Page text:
• Averiela: Allan a Zham is dead. Walter is a friendly fool. Let the people believe.

Both Yuri and Vestri want to see the maze. Gurtin and Hundrin really want to see the maze as well.

Yuri: We should requisition a boat first, before we go spelunking.

Vestri: We don’t know how long we’ll be down there, so we should do that first, then get a boat.

Yuri: I would like to get rid of this *looks around* Unicorn Sword.

Vestri reassures him that it’s a bundle of ashes, so people won’t immediately recognize it. He also plans to leave the bundle at the mouth of the maze, so it won’t get lost in the maze. But where is the maze? It’s not an obvious tourist attraction. Yuri goes to the docks to ask for directions.

Vestri: Just be sure to secure everything before you go to the docks. What if it breaks under you and you fall into the water?

Yuri: What if the ground fell out from under our feet and fell into, um, space?

Vestri: Stop! You know these humans. Sometimes they build right over the water and then you just fall.

Yuri: You know these dwarves. Sometimes they build right under the ground and you could just fall.

Vestri: Yes, but I hate water!

Yuri: I hate falling deep into the earth.

Vestri: Well I can’t breathe underwater and I can’t swim. I’m quite massive.

Yuri:Then you should stay on hard ground.

Thaumatown is crowded. The docks are full of people and cargo and the cranes with teams of animals. No one has fallen through into the water. Foremen shout and teams of workers get in each others way. Vestri can’t see over the crowd. Yuri considers putting Vestri on his shoulders, but Vestri weighs 350 pounds, so that won’t work!

Vestri: I’m depending on you to do the navigation!

Yuri looks for someone with nice clothing who is not bustling around. He spots a fancy-looking blonde human woman named Lucy. She wears a suit, not a dress. She’s waiting for her luggage to be unloaded. Yuri walks up to intoduce himself, followed by Vestri, then the Drill Tank, then Hundrin in a little line so they don’t get separated in the crowd.

Yuri: Hello, my name is Yuri. It is wonderful to meet you. What is your name? We we wondering if — two things. If you knew a way of travel that might be work for, some kind of work that we could do on the ship, and also if you knew about mazes somewhere in this place. But with the luggage I am seeing I realize you might not be from this place.

Lucy: Oh, I travel a lot. I’m been a lot of places. I can tell you about this town. There’s quite a complex under the Civic Center. Look at the clock tower. It’s under there.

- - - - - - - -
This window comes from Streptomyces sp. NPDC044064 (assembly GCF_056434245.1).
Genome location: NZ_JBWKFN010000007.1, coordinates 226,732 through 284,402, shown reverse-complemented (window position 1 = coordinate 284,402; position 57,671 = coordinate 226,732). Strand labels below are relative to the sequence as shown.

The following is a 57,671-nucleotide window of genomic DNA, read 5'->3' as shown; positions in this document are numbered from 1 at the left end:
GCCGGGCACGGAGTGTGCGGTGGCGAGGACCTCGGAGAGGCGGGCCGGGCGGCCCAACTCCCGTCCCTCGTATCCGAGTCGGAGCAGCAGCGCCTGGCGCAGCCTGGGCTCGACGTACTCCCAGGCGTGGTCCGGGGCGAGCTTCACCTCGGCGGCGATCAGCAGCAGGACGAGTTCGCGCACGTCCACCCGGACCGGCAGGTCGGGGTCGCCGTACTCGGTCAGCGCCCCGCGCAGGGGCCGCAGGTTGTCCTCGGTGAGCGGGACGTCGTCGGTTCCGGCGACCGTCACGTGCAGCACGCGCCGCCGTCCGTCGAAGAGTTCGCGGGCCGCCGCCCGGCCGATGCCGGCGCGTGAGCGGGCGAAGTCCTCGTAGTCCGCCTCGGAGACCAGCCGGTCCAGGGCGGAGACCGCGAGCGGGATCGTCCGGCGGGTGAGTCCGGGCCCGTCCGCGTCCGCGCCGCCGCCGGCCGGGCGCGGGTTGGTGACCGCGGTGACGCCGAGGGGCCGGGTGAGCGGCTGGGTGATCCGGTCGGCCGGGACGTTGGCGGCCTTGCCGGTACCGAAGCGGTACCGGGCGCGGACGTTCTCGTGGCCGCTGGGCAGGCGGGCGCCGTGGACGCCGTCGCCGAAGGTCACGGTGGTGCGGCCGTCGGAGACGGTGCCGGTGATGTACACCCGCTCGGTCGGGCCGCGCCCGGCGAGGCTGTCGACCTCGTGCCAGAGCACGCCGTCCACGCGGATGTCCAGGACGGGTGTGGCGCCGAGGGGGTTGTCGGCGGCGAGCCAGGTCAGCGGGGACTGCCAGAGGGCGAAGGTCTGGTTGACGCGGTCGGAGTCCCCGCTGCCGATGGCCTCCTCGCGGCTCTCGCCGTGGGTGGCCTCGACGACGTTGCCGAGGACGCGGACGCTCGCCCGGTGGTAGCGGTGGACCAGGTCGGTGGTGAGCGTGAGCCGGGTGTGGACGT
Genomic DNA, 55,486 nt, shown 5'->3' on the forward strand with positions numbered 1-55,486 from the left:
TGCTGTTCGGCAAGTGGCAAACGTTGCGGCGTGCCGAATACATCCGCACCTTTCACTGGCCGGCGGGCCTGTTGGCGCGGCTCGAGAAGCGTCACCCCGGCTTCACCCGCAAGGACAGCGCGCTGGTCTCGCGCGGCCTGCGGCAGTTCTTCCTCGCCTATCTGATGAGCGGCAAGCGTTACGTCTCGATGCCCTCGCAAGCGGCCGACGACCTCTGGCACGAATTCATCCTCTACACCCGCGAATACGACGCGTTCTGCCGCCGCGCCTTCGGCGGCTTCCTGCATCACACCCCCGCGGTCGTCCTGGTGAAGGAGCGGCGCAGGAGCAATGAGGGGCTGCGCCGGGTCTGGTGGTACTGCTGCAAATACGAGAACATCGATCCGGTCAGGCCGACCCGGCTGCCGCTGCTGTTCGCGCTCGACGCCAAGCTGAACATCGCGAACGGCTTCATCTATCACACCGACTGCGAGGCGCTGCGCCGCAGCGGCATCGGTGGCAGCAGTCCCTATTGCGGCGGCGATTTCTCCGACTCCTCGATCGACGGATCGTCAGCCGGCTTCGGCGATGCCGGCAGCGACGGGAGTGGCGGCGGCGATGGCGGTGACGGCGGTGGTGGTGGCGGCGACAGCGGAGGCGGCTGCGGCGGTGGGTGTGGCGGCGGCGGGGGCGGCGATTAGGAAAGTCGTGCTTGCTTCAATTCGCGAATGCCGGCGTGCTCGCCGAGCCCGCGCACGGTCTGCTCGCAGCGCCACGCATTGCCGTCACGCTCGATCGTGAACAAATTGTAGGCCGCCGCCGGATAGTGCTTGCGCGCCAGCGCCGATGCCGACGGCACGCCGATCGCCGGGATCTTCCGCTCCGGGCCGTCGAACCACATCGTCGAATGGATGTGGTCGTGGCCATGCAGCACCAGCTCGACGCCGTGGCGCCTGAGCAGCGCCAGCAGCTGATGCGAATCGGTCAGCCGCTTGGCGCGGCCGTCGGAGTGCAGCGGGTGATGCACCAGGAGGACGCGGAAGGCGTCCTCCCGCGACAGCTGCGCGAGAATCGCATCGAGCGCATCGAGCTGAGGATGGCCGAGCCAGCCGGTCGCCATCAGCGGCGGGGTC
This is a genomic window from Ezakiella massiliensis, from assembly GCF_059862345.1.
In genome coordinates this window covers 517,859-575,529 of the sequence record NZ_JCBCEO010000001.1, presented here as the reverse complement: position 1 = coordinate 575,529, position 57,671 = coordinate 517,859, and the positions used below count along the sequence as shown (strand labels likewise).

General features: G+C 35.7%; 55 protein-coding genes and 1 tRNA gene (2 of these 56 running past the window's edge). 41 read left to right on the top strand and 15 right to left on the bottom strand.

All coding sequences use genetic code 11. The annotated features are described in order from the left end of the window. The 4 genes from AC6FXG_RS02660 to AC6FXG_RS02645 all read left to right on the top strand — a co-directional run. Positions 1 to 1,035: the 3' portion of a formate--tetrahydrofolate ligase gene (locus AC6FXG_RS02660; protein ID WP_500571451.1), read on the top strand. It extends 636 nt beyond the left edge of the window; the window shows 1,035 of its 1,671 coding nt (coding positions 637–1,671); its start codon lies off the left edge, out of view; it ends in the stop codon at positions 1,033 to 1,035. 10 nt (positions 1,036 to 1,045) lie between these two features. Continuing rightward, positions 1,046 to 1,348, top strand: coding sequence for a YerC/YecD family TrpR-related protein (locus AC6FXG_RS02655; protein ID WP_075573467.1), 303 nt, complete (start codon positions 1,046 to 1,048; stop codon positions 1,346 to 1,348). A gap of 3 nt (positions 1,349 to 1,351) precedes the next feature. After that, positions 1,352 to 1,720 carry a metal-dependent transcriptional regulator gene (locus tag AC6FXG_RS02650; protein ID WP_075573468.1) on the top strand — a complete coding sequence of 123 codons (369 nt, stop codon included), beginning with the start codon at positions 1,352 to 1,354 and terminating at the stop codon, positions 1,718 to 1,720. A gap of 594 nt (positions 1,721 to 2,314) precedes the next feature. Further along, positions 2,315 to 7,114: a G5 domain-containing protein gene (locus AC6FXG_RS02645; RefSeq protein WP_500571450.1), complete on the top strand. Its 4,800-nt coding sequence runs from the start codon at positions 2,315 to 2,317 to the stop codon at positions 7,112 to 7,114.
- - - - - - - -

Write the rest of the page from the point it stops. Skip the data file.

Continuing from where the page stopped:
Two towers dwarf the other buildings in Thaumatown. A hexagonal clock tower in the center of town, and another tower in the southwest corner of town, far from the docks.

Yuri: Are you in need of employees? You seem very important with your suit and all.

Lucy: I am very important. Are you going very far? I’m always ready to make a deal.

Yuri: It’s very opportune meeting you. How far are we going?

Vestri: We are planning on going all the way to the eastern sea.

GM note: I realize that I never named the sea on the eastern edge of this continent. The players and I brainstorm names.

Lucy: The Joterkuvain Ocean? That’s just straight down the river. You can just get on any of these boats.

Yuri: Is it that simple? Can I work for those boats? Do you own those boats?

Lucy: No, I don’t want to get tied down to that. That would be boring.

Lucy was expecting a cooler and more difficult request, and now she’s disappointed by these boring people with their common problem.

Vestri:  If you’ve traveled a lot. Perhaps. You know a story. About a dagger. That looks like this.

Vestri opens his coat a little to reveal the Redrock Dagger, whose twin he is questing to recover. He doesn’t pull the dagger out, because he doesn’t trust the crowds of humans with this artifact. Lucy is intrigued!

Lucy: Oh, a rare and valuable item! This is very important to you? You seek to gain this item?

Yes! Obviously. It has its twin, therefore they belong together. It has my family crest on it.

Lucy: Yes. Yes! This is very important. I can help you with that. We should talk in a more private place. These goons are delivering my stuff to the best hotel in town. Come with me.

Vestri: I just had a thought. You are very interesting and you clearly like strange places, from observing you in these last moments.  We wish to visit the labyrinth. Perhaps we could speak in the labyrinth. Would you join us in this maze?

Lucy gets really excited when Vestri says “wish”. She agrees, yells at the dock workers to take her bags directly to the hotel, and gives them a few extra coins for the trouble.

Lucy leads the Fellowship to the Civic Center. It’s a hexagonal building with entrances on each side. The entrances have metal roller doors propped up by wooden frames. The interior is being remodeled. Signs boast about “democracy’ and “the council” There’s an informational poster: “What do you do when the all-powerful wizard who solves all of your problems decides to leave? We’re going to step up and do it ourselves!” Lucy scoffs at the poster, leads the Fellowship through a service entrance, down some tunnels, and into a wedge-shaped room.